by Rick Langenberg:
Even though Cripple Creek has just finished a $4.5 million facelift of the main street, city officials are not backing away from big infrastructure improvements outside the downtown.
In fact, the town is now eying major $1 million-plus enhancements along Teller One to improve one of the more dangerous and deadly public roadway stretches, and to establish more pedestrian sidewalks along this thoroughfare and parts of Myers Avenue. But the clock is ticking, unless the town wants to open its wallet wider and pay more of the costs.
Both of these projects are part of major grants awarded to the city previously by the Colorado Department of Transportation (CDOT), with the city receiving what officials lauded as a great deal at the time. However, because no action was taken to facilitate the work, the costs for both projects, dealing with Teller One safety enhancements and new sidewalks, have climbed substantially. If the city had done these projects several years ago, it would have cost the city only about $141,000, with the state paying the bulk of the expenses with $960,000. But to execute these grants now, under today’s costs, the city has to foot the bill for more than $400,000. Cripple Creek has to bear the costs of the extra inflationary expenses.
This somber fiscal reality capped a public council workshop last week, with city leaders evaluating their prospects. According to City Administrator Ray DuBois, Cripple Creek hopes to get these infrastructure projects, or at least a good portion of them, completed in 2015. “We want to do them this year,” said DuBois.
But the city could face some steep legal hurdles in negotiating with property owners and in obtaining necessary easements. Already, real estate appraisals tabulated by the city and adjacent property owners are vastly different, according to figures presented at a public meeting last week. However, city council members have cited the importance of pursuing these infrastructure enhancements. “It’s a safety issue,” said Mayor Bruce Brown, in describing Teller One realignment, encompassing a 1,700-square-foot area near Mt. Pisgah Cemetery. This would address a curve that has been the source of many accidents.
Cripple Creek was awarded highway enhancement monies by CDOT for this stretch of Teller One in 2012. More notably, these proposed improvements were aimed at providing an easier transition for motorists coming into Cripple Creek or for those departing the gaming community. At the time, officials lauded the grant as addressing major problems associated with one of the more dangerous curves on a major thoroughfare.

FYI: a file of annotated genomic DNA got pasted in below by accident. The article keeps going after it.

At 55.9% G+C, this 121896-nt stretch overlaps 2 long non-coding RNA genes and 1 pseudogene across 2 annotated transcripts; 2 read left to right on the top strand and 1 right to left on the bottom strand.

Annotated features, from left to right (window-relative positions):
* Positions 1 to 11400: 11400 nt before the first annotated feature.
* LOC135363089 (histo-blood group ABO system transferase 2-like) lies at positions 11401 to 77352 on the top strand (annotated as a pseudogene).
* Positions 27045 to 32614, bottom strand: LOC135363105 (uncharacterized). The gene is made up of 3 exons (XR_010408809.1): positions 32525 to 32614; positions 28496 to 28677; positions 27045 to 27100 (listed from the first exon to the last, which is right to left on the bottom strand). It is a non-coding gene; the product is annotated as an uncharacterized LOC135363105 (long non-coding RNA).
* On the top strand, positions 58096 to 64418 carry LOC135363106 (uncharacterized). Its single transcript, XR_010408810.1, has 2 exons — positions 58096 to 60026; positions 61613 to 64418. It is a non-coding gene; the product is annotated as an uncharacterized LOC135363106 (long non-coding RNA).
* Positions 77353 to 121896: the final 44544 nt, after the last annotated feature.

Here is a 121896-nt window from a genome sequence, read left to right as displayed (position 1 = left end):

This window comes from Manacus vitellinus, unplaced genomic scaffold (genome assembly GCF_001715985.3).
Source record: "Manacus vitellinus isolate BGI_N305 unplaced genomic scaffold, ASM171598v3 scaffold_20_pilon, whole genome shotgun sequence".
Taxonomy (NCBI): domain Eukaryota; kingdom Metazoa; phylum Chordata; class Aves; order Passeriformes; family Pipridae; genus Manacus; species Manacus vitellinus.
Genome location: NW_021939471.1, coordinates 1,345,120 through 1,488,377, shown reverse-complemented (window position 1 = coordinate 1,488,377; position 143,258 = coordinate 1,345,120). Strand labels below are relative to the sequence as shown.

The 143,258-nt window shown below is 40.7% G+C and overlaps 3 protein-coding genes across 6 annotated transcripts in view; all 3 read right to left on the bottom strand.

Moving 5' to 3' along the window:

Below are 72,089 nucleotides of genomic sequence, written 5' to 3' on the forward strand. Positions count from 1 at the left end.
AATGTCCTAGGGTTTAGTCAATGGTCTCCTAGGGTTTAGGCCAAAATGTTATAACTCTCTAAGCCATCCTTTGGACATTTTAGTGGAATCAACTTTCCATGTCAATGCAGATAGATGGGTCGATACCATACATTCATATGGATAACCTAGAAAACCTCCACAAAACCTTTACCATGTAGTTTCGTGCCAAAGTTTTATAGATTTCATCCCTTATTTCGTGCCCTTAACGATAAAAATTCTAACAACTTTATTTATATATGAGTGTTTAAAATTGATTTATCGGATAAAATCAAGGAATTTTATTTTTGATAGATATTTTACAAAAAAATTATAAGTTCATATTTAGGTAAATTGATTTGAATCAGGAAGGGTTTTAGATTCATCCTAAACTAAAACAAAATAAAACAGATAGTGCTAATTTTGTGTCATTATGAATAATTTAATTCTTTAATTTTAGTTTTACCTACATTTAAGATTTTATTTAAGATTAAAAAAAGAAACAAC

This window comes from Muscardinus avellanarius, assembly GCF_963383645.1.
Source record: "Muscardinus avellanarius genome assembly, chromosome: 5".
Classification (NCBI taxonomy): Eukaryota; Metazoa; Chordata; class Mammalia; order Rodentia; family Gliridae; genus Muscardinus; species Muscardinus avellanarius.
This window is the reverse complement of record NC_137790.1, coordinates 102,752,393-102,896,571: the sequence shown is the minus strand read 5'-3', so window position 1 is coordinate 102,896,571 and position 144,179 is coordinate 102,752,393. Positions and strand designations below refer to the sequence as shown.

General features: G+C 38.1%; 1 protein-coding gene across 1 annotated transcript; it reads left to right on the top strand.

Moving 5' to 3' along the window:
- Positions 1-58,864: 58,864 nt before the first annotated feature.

The sidewalk grants, meanwhile, were also previously awarded and encompassed two sections of Teller One and a portion of Myers Avenue between Third and Fourth Streets. The Teller One corridor in Cripple Creek has been the subject of much concern due to limited pedestrian access between the Venture Foods grocery store and the high school.
But with funding commitments associated with other projects, such as the Bennett Avenue facelift, the city couldn’t pursue these Teller improvements. However, with the main street project behind them, city officials now want to concentrate on the Teller One enhancements.
If an agreement can’t be reached with certain private property owners, the city could pursue condemnation action, but that might delay the projects and extend the completion date. City Attorney Lee Phillips last week outlined several legal steps the city could take, but cautioned that court actions to seize the necessary property as time consuming and expensive. City leaders agreed that this type of condemnation or “takings” action should be a last resort and opted to have more negotiations with the property owners impacted by the improvements.
Another option is not to pursue some of the sidewalk work. But that could pose questions over how much grant money the city could then use for the projects. Elected leaders want to move quickly in making a decision, as the longer the work gets delayed, the higher the costs. “The ball is in our court,” said Mayor Pro Tem Steve Zoellner
City officials conceded that no matter what course is taken, the grants still offer a prime funding opportunity with the state originally agreeing to a 90 percent pay-out to the city for the Teller One realignment and 80 percent for the sidewalk work. In other infrastructure updates, DuBois reported last week much progress has occurred along the downtown parking front. He said meetings have occurred between his office and many local businesses and casino operators in order to develop a block-by-block parking plan with more defined rules. He conceded that one factor not taken into account previously involved the city shuttle. With more narrow driving lanes along Bennett Avenue, the city shuttle must drop off and pick up passengers in more designated areas, instead of just using the main street.